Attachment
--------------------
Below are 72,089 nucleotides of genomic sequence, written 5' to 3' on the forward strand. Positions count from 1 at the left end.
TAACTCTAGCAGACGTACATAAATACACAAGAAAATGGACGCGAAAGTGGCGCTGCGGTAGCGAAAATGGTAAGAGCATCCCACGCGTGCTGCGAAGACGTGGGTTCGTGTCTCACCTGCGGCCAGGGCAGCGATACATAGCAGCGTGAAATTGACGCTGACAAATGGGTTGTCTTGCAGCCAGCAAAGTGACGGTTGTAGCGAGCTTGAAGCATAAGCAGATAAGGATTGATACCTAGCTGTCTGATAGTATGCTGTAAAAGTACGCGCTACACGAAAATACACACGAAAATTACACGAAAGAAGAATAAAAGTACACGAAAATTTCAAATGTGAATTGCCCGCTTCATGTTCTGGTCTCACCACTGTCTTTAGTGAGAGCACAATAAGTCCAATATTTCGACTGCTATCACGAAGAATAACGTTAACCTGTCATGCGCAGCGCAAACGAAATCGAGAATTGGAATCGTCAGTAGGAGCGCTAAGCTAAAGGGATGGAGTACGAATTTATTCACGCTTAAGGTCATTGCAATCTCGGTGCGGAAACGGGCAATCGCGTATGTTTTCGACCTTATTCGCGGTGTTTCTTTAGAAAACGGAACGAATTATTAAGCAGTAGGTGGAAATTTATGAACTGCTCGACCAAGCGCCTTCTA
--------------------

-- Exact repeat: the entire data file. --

Below are 72,089 nucleotides of genomic sequence, written 5' to 3' on the forward strand. Positions count from 1 at the left end.
TAACTCTAGCAGACGTACATAAATACACAAGAAAATGGACGCGAAAGTGGCGCTGCGGTAGCGAAAATGGTAAGAGCATCCCACGCGTGCTGCGAAGACGTGGGTTCGTGTCTCACCTGCGGCCAGGGCAGCGATACATAGCAGCGTGAAATTGACGCTGACAAATGGGTTGTCTTGCAGCCAGCAAAGTGACGGTTGTAGCGAGCTTGAAGCATAAGCAGATAAGGATTGATACCTAGCTGTCTGATAGTATGCTGTAAAAGTACGCGCTACACGAAAATACACACGAAAATTACACGAAAGAAGAATAAAAGTACACGAAAATTTCAAATGTGAATTGCCCGCTTCATGTTCTGGTCTCACCACTGTCTTTAGTGAGAGCACAATAAGTCCAATATTTCGACTGCTATCACGAAGAATAACGTTAACCTGTCATGCGCAGCGCAAACGAAATCGAGAATTGGAATCGTCAGTAGGAGCGCTAAGCTAAAGGGATGGAGTACGAATTTATTCACGCTTAAGGTCATTGCAATCTCGGTGCGGAAACGGGCAATCGCGTATGTTTTCGACCTTATTCGCGGTGTTTCTTTAGAAAACGGAACGAATTATTAAGCAGTAGGTGGAAATTTATGAACTGCTCGACCAAGCGCCTTCTA